BEIJING (Reuters) - China will make job creation a more urgent priority in the face of slowed economic growth and weakened exports, Premier Wen Jibao said in comments published on Sunday, also warning that efforts to tame housing prices were at a critical point.
While visiting the southern region of Guangxi, Wen took on the issues that have raised worries about the direction of the world’s second biggest economy: inflation, housing costs, weakened demand from rich economies, and the pressure to secure jobs for millions of university students and rural migrants.
“Currently, economic growth is slowing and external demand is falling, and we should make employment even more of a priority in economic and social development, doing our utmost to expand employment,” Wen told officials in Guangxi, a poorer region next to export-driven Guangdong province, the official People’s Daily reported.
Those efforts would include “ensuring an appropriate rate of economic growth” and supporting labor-intensive industries, small businesses and private firms, he said.
Wen’s published comments did not mention the yuan exchange rate, which Beijing policymakers fear could stifle export-dependent jobs if they succumb to U.S. pressure to let the currency appreciate much more quickly.
But the Chinese premier made clear that jobs and social stability are dominant concerns.
People’s livelihoods should assume a more important role in setting macroeconomic policy because such needs affect “social harmony and stability,” said Wen, who visited Guangxi on Friday and Saturday.
Wen’s government faces a tricky test in striking the right balance between maintaining growth and containing inflation.
China’s economic expansion slowed to 9.1 percent from a year earlier in the third quarter, its weakest pace in more than two years as euro-debt strains and a sluggish U.S. economy took a toll.
In September, consumer inflation dipped to 6.1 percent, retreating from three-year highs, but stubborn food price pressures remain a worry for policymakers.
“To rein in prices, we must first properly deal with food prices,” Wen told officials.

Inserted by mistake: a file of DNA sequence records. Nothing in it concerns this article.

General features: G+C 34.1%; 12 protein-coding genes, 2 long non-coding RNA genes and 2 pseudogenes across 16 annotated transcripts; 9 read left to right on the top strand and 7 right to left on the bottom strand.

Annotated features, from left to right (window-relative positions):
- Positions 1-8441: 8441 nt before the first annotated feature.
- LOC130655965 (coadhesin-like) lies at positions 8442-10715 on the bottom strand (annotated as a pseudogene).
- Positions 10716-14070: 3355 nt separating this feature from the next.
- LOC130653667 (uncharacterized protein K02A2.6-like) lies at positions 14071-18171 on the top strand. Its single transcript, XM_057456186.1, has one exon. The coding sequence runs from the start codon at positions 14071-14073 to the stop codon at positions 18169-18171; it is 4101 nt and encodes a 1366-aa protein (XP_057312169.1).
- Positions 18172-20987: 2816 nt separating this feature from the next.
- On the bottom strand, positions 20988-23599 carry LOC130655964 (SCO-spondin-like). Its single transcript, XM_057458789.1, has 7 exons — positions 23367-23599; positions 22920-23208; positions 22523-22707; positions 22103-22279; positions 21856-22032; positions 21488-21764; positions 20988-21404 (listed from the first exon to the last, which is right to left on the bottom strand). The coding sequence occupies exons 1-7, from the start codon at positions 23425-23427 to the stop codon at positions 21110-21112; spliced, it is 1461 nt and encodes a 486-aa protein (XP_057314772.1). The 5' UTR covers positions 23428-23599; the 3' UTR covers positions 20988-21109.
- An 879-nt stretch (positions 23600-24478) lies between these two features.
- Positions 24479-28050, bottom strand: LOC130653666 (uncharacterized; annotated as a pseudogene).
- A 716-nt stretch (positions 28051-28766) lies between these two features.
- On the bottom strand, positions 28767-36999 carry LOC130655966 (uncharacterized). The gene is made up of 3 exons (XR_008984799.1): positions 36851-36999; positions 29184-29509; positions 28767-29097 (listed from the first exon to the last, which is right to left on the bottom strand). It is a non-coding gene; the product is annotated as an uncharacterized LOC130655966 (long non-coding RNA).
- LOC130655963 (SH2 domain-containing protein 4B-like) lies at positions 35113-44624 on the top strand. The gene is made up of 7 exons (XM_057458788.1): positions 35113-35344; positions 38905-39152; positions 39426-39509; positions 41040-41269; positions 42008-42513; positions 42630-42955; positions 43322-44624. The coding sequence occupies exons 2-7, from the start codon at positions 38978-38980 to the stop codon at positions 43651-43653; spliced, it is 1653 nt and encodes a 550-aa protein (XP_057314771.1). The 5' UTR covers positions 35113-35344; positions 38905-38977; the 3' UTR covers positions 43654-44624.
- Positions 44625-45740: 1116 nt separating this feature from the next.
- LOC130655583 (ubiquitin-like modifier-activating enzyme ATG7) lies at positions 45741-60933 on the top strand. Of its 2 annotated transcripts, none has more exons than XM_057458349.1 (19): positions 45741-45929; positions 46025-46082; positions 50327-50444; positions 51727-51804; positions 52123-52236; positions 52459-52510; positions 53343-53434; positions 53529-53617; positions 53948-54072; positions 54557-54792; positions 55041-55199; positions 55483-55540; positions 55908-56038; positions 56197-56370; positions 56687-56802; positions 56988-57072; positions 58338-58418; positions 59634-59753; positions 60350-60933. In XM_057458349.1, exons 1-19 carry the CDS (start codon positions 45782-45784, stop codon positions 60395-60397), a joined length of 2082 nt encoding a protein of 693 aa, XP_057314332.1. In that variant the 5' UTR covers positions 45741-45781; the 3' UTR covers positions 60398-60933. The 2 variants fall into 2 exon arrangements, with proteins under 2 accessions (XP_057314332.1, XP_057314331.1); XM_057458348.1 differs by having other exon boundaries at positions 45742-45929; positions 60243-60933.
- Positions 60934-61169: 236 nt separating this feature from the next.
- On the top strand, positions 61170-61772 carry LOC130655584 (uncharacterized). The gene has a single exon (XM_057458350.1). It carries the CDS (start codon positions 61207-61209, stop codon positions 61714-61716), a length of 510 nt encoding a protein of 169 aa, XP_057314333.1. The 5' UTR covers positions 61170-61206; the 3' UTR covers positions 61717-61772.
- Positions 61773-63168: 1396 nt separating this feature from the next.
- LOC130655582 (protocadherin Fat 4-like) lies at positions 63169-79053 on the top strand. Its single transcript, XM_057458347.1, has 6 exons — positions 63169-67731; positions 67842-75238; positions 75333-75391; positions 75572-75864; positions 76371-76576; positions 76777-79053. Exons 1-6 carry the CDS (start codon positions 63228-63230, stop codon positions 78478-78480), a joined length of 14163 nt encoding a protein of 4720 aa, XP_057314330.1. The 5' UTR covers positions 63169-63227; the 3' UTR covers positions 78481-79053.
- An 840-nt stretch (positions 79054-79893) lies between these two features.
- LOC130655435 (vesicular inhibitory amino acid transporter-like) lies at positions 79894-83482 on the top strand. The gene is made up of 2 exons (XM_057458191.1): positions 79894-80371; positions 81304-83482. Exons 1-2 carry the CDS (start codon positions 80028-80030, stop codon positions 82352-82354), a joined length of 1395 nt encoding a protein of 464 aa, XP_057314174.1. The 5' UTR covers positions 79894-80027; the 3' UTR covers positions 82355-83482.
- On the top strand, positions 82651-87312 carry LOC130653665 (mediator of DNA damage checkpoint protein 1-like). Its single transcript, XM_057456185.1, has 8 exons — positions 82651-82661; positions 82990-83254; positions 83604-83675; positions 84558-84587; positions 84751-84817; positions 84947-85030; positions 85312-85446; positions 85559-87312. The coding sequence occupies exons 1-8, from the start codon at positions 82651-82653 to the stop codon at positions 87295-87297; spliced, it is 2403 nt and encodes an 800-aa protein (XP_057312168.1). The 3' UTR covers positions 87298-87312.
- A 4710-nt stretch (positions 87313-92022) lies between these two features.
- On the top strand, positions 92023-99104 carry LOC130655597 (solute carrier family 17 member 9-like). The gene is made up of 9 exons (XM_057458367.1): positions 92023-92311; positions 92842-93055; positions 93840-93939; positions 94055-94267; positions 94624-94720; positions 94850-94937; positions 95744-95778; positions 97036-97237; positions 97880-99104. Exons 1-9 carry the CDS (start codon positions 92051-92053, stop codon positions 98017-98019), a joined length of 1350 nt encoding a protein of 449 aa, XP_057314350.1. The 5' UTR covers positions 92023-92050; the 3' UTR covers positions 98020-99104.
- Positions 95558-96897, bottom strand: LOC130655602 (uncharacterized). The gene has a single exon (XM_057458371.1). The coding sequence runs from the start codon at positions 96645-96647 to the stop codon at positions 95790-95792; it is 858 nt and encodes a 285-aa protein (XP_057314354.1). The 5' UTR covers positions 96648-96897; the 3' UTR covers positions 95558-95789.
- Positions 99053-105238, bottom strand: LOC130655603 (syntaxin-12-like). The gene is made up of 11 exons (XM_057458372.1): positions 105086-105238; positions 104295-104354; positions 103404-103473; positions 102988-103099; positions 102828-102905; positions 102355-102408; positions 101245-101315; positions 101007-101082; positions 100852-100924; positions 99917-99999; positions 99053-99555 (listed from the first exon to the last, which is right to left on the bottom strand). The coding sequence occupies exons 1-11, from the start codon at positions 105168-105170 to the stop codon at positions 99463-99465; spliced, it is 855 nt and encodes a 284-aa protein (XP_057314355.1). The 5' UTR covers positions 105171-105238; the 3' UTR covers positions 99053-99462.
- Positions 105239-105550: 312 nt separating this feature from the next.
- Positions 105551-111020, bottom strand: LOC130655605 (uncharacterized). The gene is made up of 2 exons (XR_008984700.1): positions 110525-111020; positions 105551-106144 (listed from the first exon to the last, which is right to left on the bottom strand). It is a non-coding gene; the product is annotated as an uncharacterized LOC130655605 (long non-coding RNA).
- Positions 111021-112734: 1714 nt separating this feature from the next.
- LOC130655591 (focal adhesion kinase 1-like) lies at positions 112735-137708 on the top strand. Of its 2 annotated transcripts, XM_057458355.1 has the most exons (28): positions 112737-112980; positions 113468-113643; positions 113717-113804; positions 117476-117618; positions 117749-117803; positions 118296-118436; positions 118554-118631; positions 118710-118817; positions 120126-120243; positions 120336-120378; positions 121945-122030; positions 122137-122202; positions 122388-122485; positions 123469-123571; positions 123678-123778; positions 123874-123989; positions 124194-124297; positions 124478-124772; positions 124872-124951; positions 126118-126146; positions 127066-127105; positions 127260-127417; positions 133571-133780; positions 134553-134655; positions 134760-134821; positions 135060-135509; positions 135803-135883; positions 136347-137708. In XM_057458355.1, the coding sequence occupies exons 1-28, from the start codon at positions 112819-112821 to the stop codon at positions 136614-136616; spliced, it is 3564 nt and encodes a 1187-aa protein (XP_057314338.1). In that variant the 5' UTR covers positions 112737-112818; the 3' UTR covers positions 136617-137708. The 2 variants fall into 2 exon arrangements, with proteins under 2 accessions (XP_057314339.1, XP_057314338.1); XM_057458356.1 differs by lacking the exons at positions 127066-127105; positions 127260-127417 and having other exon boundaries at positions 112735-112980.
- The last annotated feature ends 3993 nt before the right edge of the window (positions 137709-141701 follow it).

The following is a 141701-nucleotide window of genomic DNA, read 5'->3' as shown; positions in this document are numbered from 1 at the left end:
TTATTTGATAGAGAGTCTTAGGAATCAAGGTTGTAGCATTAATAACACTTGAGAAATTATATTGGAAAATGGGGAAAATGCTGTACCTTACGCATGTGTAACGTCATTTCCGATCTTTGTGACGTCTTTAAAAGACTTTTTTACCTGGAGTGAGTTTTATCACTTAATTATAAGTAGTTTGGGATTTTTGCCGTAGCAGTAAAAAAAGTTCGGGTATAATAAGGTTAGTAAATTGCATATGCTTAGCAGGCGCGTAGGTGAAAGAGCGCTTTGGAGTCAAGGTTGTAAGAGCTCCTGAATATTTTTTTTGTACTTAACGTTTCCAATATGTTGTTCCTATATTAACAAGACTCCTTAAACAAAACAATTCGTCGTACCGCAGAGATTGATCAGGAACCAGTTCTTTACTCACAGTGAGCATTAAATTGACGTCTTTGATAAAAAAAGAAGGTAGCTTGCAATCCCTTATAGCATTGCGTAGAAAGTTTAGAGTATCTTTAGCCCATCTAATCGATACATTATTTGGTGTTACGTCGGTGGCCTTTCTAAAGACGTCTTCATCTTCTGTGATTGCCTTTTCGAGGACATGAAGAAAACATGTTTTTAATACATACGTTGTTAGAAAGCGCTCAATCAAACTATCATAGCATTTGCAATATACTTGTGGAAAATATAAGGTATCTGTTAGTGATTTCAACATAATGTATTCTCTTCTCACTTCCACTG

The price of pork, a key meat for many Chinese people, was leveling off, but winter could add new pressures, he added.
“With the arrival of winter, consumption (of pork) will increase,” he said. He urged officials to boost production by ensuring that incentives reach pig breeders and feed prices are kept stable. Corn processing projects should also be restricted to counter rising prices for that grain, Wen said.
His government must also deal with relentless pressure to find jobs.
China has 242 million rural residents who work off the farm, and 153 million of them are migrants working outside their home towns. They are joined by millions more migrants every year, hunting for work in factories and on building sites. As well, more than six million college and university graduates entered the workforce this year.
Wen also said another plank of the government’s efforts to contain price rises -- containing housing costs -- was at a crucial stage.
Housing prices in China have climbed to record highs, although annual property inflation eased to a low of 3.5 percent in September as Beijing’s campaign to cool the market made inroads.
“All levels of government must take effective measures to consolidate the fruits of (housing price) controls,” he said. Those efforts should include ensuring the government’s goals to expand affordable, state-backed housing are met, Wen said.
As of August, China had built 8.68 million units of homes for rental or sale to poorer families this year, putting it on track to fulfill its full-year goal of 10 million homes.
But echoing a widespread complaint among officials, one Guangxi official told Wen of a shortfall in financing for the affordable homes, according to the media accounts.
The premier did not hint at any backing down from affordable home targets, but indicated that commercial developers might get easier access to land for cheaper projects.
“On the one hand, we must get a grip on affordable housing construction,” he said. “On the other hand, we must also increase land provision for ordinary commercial housing.”
Editing by Yoko Nishikawa